Monday, 11 October 2010

Percy Jackson and the Sea of Monsters by Rick Riordan

by Rick Riordan (Author)The Sea of Monsters (Percy Jackson and the Olympians, Book 2) (Paperback)
After having read The Lightning Thief, I had to see where Riordan was going to take his series, thus The Sea of Monsters.

Percy Jackson is half human, half god (his dad’s Poseidon) and as such, leads a very non-ordinary life. This year, he’s in a new school waiting for the end of the year so he can take off for Camp Half Blood where he’ll learn the things he really needs to know to survive in the world like sword fighting, archery, Mythodic History, Monster Identification…you get the gist. Being normal during the rest of the year is difficult for Percy and this year, although better than most, has been no exception. Still, he manages to make it to the last day with nothing worse than poor grades, until PE. Suddenly he is attacked my monsters on the dodge ball court with his only help being the large, but not particularly bright, Tyson. They manage to fend them off and with Annabeth’s help, run off to Camp Half Blood, where Percy finds there is yet more trouble which he must help fend off. His new adventure leads him to the Sea of Monsters where he meets up with, and fights, many creatures straight from the Odyssey.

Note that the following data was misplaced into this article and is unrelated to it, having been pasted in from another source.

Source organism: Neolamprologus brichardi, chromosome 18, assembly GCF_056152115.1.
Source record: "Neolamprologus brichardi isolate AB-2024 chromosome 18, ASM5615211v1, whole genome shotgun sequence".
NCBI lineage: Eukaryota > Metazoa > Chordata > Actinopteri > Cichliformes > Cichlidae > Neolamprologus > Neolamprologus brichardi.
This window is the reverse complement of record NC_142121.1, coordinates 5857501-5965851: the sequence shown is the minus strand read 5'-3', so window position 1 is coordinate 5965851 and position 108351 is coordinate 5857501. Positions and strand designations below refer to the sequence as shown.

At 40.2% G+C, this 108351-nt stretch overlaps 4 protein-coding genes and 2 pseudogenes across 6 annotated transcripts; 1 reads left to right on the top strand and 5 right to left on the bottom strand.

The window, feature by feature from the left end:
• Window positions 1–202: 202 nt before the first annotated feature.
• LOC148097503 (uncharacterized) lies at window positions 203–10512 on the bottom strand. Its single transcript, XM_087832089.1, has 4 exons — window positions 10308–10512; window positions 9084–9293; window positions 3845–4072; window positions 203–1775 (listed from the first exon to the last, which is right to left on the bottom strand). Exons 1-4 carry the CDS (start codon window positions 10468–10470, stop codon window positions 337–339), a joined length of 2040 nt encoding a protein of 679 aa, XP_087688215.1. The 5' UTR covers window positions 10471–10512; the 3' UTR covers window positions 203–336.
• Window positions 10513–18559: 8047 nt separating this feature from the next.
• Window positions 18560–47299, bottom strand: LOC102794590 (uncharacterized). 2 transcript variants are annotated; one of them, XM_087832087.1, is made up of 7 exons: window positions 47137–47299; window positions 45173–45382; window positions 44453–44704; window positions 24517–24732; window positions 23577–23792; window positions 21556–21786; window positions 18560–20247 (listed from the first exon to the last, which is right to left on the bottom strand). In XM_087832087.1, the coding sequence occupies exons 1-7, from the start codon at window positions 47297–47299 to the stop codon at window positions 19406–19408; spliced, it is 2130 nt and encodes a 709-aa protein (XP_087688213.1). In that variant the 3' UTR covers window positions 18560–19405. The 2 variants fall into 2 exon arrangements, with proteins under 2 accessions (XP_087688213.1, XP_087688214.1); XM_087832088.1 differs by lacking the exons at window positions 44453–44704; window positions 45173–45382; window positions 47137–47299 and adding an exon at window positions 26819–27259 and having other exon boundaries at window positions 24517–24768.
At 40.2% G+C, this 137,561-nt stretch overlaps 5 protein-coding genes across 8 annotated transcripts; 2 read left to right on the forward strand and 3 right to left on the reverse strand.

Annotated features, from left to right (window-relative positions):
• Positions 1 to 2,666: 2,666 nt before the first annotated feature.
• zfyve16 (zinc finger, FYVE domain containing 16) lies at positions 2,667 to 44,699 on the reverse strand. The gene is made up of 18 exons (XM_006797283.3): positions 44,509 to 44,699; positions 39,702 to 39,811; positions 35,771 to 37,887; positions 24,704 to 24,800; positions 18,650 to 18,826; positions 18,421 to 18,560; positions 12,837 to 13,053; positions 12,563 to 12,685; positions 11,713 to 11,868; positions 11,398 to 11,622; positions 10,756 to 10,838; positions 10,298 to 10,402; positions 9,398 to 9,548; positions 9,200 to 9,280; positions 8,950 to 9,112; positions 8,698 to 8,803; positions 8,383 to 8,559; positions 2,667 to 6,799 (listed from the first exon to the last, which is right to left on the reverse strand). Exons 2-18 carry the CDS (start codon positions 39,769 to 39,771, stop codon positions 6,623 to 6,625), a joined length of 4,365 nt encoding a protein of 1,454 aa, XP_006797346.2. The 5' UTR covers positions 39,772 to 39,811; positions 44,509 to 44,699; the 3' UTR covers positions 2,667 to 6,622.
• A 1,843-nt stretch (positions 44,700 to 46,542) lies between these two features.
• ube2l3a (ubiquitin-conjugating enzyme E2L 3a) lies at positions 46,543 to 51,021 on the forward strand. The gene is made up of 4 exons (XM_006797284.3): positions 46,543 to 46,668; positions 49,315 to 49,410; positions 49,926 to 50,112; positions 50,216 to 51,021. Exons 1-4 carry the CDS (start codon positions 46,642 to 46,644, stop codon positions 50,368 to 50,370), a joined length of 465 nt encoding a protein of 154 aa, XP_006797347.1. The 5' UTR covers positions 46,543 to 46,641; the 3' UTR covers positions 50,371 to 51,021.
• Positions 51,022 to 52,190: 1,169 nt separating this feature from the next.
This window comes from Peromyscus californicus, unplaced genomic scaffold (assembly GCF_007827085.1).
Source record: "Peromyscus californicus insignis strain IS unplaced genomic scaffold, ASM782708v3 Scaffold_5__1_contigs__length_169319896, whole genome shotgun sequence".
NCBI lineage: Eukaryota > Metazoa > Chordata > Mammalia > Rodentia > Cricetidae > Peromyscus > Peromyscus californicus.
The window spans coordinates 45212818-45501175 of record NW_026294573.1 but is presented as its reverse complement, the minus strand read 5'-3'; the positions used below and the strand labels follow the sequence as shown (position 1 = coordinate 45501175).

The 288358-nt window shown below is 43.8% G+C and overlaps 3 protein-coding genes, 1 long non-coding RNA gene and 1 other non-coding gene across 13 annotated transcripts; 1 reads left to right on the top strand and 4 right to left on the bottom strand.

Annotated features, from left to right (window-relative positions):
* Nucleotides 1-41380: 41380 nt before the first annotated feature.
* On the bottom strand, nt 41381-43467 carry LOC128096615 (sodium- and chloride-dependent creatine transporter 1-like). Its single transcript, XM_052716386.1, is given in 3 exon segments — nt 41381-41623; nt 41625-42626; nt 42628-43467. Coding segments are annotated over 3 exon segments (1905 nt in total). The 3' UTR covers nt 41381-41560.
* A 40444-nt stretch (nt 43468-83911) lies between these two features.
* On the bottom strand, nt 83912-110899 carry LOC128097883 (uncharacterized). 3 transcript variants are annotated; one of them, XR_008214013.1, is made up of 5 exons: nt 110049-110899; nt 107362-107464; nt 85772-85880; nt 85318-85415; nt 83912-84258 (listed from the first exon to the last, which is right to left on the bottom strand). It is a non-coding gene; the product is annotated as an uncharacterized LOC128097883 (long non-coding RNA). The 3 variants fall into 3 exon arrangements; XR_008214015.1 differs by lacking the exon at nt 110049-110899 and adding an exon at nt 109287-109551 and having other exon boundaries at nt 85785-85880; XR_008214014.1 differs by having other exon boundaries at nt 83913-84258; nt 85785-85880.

Although Percy is sometimes as dense as granite, he’s still a pretty likeable guy with good friends and an interesting life. Riordan really knows how to cobble together all the elements to make a good story which will appeal to younger generations. What he really should be applauded for though was actually making me want to go back and read the Iliad and the Odyssey, neither of which I really cared for much the first time around. Then it was just a long, boring story about a guy running around sticking his nose in a lot of business that wasn’t his. Riodan’s version takes on new life with his younger and not quite so arrogant character. He makes it all sound so much more adventurous.

Again this is a YA book, so it’s geared towards a younger crowd. Nonetheless, it’s a good tale and worthy of a read. 4/5

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